Adventures of Laura Ingalls Wilder’s stories about a family searching for a place to call home on America’s Western Frontier gripped my young imagination.
The stories of digging a home from the riverbank, surviving scarlet fever and being cut off by blizzards have stayed with me – I picked up a copy of The Little House on the Prairie in a second-hand bookshop recently and was immediately transported back a world where the family would load up their wagon in true pioneering style and head out on the next stage of their journey.
I had to tear myself away from the tale but didn’t resist buying it for my daughter in the hope that she will share my love for Laura and her family.
Today, I’m still drawn to those peculiar portraits of the USA as described by Annie Prolux or Marilynne Robinson which simply couldn’t happen anywhere else.
Coo Clayton, primary teacher and author of Maggie’s Mittens and Maggie’s Monsters
I am one of those people who like to keep books. Many of my childhood books are still at my parents’ house. It’s lovely to see my own children read the books that were read to me.
Favourites include Topsy and Tim, the Lucy and Tom series by Shirley Hughes and a large collection of atlases and encyclopedias.
Shirley Hughes has an amazing way of making the scenarios in her stories so simple yet so memorable – perhaps because many of us can relate to these. A favourite of mine was Lucy and Tom’s Christmas.
There is a scene where Tom gets tried and grumpy and is taken out for a walk to cool off with Grandad. Anything that had a naughty child in it was appealing!”
Coo believes that childhood books are so important because they provide the best way to end the day – a bedtime story.
“Relaxing and reflecting together as well as having a giggle is priceless for relationships as well as language development.
Also, as a teacher I am aware how children of all ages love to come together and share a story, it’s something they don’t tire of.
Books can provide experiences and discussions around difficult topics. It may be the first time that a child has discussed death, fear or bullying which can make the story remain in our memories for a long time.
Also, I think the illustrations are the key to children’s books and they are often what we remember so vividly and fondly.”
Illustrator and author Tom Morgan-Jones
“Stories and pictures have always been all around me. I drew and drew and drew, on cereal packets and scrap paper and old photographic paper my uncle – a photographer – gave me.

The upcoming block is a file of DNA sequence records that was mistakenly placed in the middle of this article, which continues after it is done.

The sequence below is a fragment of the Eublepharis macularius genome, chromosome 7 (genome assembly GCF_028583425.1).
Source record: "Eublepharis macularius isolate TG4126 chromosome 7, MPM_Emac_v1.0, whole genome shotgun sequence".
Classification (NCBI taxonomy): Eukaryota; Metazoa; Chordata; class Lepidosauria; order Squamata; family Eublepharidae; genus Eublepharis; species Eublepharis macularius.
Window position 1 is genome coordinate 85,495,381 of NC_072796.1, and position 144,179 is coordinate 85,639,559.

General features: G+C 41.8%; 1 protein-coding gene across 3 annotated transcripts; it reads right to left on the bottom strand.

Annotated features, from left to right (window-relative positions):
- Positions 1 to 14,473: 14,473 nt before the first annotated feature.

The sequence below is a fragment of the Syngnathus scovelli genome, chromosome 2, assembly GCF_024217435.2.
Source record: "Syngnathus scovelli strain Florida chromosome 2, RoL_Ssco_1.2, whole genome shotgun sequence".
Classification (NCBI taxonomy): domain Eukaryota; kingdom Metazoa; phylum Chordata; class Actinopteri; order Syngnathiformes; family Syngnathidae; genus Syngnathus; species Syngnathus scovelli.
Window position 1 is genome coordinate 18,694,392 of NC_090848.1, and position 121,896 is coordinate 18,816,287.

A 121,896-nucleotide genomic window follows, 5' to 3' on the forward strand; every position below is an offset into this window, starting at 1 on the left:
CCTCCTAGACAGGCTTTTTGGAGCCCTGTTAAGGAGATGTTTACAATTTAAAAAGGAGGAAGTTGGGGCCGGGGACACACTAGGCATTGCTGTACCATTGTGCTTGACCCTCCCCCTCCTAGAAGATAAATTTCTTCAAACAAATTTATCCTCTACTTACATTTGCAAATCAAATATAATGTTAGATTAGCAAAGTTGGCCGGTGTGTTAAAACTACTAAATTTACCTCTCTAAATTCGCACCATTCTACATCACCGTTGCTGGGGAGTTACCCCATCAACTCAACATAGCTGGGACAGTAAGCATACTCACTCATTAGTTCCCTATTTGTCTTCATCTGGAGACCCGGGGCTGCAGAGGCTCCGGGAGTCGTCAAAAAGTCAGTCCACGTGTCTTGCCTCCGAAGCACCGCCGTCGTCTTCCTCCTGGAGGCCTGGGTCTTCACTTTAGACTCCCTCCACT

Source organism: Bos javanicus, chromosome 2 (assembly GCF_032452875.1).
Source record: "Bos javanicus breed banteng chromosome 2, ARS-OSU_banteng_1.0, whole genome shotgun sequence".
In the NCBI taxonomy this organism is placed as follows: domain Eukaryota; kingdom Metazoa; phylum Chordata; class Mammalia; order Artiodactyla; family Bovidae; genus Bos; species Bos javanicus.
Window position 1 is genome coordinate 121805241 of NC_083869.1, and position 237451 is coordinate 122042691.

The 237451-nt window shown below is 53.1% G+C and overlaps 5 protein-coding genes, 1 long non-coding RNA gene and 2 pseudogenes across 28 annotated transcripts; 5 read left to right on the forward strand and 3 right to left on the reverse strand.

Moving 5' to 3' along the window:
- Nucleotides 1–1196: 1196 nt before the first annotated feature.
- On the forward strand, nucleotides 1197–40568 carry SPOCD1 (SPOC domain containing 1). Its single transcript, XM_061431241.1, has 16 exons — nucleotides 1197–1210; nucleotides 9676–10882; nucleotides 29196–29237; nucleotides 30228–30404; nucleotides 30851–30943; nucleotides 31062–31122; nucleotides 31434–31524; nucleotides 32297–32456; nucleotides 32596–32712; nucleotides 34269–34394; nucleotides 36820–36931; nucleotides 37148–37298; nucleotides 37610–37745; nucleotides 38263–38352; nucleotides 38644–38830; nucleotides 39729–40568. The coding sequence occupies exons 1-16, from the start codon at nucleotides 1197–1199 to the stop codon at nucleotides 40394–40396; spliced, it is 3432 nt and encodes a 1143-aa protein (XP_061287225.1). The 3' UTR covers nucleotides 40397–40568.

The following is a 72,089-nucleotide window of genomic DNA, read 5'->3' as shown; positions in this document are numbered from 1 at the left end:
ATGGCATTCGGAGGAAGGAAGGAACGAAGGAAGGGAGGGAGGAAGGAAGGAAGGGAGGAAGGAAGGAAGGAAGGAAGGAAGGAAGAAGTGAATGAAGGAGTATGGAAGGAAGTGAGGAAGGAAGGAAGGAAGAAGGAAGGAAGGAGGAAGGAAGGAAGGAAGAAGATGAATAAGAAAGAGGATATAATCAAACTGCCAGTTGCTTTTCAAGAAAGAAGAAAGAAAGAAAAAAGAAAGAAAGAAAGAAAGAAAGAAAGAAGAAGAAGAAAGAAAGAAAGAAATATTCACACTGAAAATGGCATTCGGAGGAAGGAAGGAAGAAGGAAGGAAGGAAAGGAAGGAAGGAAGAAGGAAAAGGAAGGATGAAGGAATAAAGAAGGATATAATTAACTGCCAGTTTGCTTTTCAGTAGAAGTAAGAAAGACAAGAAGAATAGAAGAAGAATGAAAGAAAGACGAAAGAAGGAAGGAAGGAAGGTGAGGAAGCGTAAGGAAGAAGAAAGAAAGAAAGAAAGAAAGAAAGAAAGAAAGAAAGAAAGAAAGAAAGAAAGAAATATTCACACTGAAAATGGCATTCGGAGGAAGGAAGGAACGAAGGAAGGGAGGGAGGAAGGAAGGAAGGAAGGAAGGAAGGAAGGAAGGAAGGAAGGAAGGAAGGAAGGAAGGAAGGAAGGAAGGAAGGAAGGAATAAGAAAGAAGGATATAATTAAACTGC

My mother always read us books, especially at night. One of my favourites as a child was called Thomas Builds a House. It was by Gunilla Wolde and the original was in Danish – luckily I had the English translation.
As well as sharing a name with the main character, I loved the fact that Thomas did real building with proper tools. Books can let children imagine what they can do one day.
One of my recent books, Strong Brave True: Great Scots who Changed the World (and how you can too) is all about inspiring children to dream big dreams.
I also loved Meg and Mog by Helen Nicholl and Jan Pienkowski, Mrs Wobble the Waitress by Janet and Allan Ahlberg and Fantastic Mr Fox by Roald Dahl. I was fascinated by a pop-up book my cousins had called Haunted House, again by Jan Pienkowski.
When I got to primary school, finding my own books was incredible. I remember discovering Fattypuffs and Thinnifers by André Maurois and Fritz Wegner lying on a table. I was really taken by Fritz’s spindly line-drawing on the cover.
It was of a very round puffed-up soldier who looked rather jolly, and very gangly, mean-looking soldier and the title was written in a playful fat-and-thin way.
I was really intrigued and wanted to know more. I think there’s great benefit in letting children choose stories that tickle their fancy.
Fattypuffs and Thinnifers inspired me to go to art school and become an illustrator. I didn’t have my own copy and it was sadly out of print for a while, and so I used to look for it on all the second-hand book stalls. At last I found it at a bookfair.
My friend asked if I liked it and I said it was my favourite. “Oh I know Fritz,” my friend told me, “would you like to meet him?”
It was a dream come true, he was the gentlest of fellows, kind and with a mischievous twinkle in his eye. I was very lucky and we had lovely lunches talking about his book and career.
I’ve illustrated everything from posters on the side of a bus to satirical boardgames, but children’s books are the best.
Stories can take you anywhere or let you do anything in your imagination. You can get lost in a story and that’s a healthy retreat from some of the digital distractions and pressures that can prevail today.
I love how a book can play with ideas and make you see the world in a different way.
As a child it’s an amazing opportunity to learn about the world from the safety of home, sharing this experience with a parent when you’re little and later on taking off on your own.
Books can comfort you, scare you, anger you, inspire you, warn you, make you happy, make you sad, make you cry, make you laugh, make you cry with laughter – they’re real rollercoasters in your head and heart.
And luckily you can put them down whenever you want.
I’ve been lucky in my career to work with incredible authors such as Philip Ardagh (we did Norman the Norman from Normandy together), Tony Bradman and Emma Kennedy.
I know how much children’s authors care about young readers. Lots of time, effort and love goes into making a book, they are an act of sharing.
That’s a very special thing.